What Is a CHA File?

How to open the different kinds of CHA files

What to Know

  • A CHA file is an Adobe Photoshop Channel Mixer file.
  • Open one with Photoshop.
  • There's little to no reason to convert one to a different format.

This article explains the various formats that use the CHA file extension, plus how to open each of them.

CHA is also an acronym for some technical terms that don't pertain to a file format, like class hierarchy analysis, concept hazard analysis, and call handling agent.

What Is a CHA File?

A file with the CHA file extension is most likely an Adobe Photoshop Channel Mixer file, a format that stores custom intensity levels of red, green, and blue source channels.

CHA files that open with Adobe Photoshop

However, it's not the only format that uses this extension.

Some CHA files are IRC Chat Configuration files, a format that stores information about an IRC (Internet Relay Chat) channel, like the server and port, and maybe even the password. Some special URLs may end in .CHA so that, when clicked, they will open a specific chat program on the computer.

Other files that use this same file extension are Character Layout files, a format which describes how a font's characters should be spaced and laid out. Still others might be encrypted files used with the Challenger file encryption software.

How to Open a CHA File

Here's how to open one if it's used with Adobe Photoshop as a Channel Mixer file: Image > Adjustments > Channel Mixer menu option. Once that dialog box opens, there's a small menu at the top that you need to select, and then choose Load Preset to open the file.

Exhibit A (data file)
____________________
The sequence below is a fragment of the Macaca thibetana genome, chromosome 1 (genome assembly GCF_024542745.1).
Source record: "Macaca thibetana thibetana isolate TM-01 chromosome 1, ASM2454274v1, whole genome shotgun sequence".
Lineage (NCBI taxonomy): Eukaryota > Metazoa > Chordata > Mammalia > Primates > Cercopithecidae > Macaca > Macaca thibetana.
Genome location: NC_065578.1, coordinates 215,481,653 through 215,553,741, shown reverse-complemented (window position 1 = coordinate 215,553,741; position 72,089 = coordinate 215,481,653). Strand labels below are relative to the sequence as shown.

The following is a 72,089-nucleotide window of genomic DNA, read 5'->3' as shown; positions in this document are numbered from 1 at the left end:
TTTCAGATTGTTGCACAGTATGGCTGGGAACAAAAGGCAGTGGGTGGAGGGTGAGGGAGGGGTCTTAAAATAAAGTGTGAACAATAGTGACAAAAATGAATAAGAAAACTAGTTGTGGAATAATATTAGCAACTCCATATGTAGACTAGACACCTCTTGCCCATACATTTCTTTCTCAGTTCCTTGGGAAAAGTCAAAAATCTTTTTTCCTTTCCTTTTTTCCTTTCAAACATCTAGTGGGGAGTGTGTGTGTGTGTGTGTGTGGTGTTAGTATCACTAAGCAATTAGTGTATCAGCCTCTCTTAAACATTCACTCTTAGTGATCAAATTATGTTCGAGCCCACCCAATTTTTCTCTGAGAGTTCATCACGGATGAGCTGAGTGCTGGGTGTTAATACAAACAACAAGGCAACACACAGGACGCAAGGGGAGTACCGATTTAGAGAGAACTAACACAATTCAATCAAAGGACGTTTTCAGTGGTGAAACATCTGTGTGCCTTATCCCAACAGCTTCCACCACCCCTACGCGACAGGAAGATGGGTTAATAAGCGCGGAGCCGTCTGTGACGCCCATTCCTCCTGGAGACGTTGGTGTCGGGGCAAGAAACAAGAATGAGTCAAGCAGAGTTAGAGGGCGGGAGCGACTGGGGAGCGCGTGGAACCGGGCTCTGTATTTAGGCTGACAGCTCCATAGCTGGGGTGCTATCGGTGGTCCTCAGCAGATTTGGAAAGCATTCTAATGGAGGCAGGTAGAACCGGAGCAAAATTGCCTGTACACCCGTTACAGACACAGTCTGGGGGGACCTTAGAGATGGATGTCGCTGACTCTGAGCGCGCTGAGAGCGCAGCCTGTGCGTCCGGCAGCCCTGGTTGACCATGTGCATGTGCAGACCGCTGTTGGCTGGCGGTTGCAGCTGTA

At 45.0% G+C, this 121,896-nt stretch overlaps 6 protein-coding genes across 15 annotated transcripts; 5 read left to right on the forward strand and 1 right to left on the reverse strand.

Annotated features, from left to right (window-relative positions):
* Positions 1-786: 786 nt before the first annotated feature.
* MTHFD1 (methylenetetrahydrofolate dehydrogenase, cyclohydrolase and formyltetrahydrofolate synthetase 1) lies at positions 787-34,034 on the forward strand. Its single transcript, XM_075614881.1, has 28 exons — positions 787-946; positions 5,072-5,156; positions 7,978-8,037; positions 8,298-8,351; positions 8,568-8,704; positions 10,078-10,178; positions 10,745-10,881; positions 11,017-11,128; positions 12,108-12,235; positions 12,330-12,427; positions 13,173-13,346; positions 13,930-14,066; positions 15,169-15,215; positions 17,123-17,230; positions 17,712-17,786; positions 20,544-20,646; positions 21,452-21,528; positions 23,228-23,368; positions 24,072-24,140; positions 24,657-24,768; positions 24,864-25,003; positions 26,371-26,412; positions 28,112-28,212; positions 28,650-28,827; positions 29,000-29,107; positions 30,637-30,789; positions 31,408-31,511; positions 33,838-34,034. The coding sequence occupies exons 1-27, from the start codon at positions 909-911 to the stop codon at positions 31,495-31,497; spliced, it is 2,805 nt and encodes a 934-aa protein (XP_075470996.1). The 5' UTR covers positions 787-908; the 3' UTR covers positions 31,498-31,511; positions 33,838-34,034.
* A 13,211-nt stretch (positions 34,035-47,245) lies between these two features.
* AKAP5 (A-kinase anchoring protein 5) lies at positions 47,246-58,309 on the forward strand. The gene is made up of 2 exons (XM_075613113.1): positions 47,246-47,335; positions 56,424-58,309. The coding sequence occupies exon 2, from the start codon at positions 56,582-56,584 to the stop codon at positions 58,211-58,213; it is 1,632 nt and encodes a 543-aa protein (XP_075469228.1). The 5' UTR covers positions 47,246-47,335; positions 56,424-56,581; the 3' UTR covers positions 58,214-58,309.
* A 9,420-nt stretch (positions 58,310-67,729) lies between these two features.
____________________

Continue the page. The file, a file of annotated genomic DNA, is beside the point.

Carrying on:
Photoshop Channel Mixer box with load preset menu

Internet Relay Chat software like mIRC, Visual IRC, XChat, Snak, and Colloquy are all able to open CHA files that are used with those types of programs.

Character Layout Files will open with DTL (Dutch Type Library) OTMaster Light.

If those don't work, try the free storage encryption software Challenger. When the program encrypts a file, it renames it to something like file.docx.cha to indicate that the DOCX file (or whatever type of file) is encrypted with Challenger. Use the Encrypt/Decrypt file or Folder or Drive button to load the file into that program to decrypt it.

You might try opening your CHA file in Notepad++ if none of the above suggestions prove to be helpful. It's possible your file is just a text file, in which case a text editor like this can display its contents. However, if you find that the text is completely unreadable, there's a good chance that you're not actually using a CHA file (there's more on that below).

There are plenty of different uses for CHA files, but we don't see any reason to convert any of them to a different file format. Each of these CHA files is used in their respective programs only, so even if a file converter exists for them, we don't think it will be of any practical use.

Still Can't Open It?

If your file doesn't open with any of the programs mentioned above, the problem may be as simple as having misread the file extension of your specific file. Be sure it's not actually a different file that just has a similar suffix, like a CHM (Compiled HTML Help), CHN, CHW, or CHX (AutoCAD Standards Check) file.

Each of those files opens in a unique way and do not use the applications mentioned above. If you try to open one of them with Photoshop, Snak, etc., you'll probably get an error or, if it opens at all, it will appear unreadable and unusable.

Instead, research the actual file extension that you have so that you can find the appropriate software that can open or maybe even convert it.

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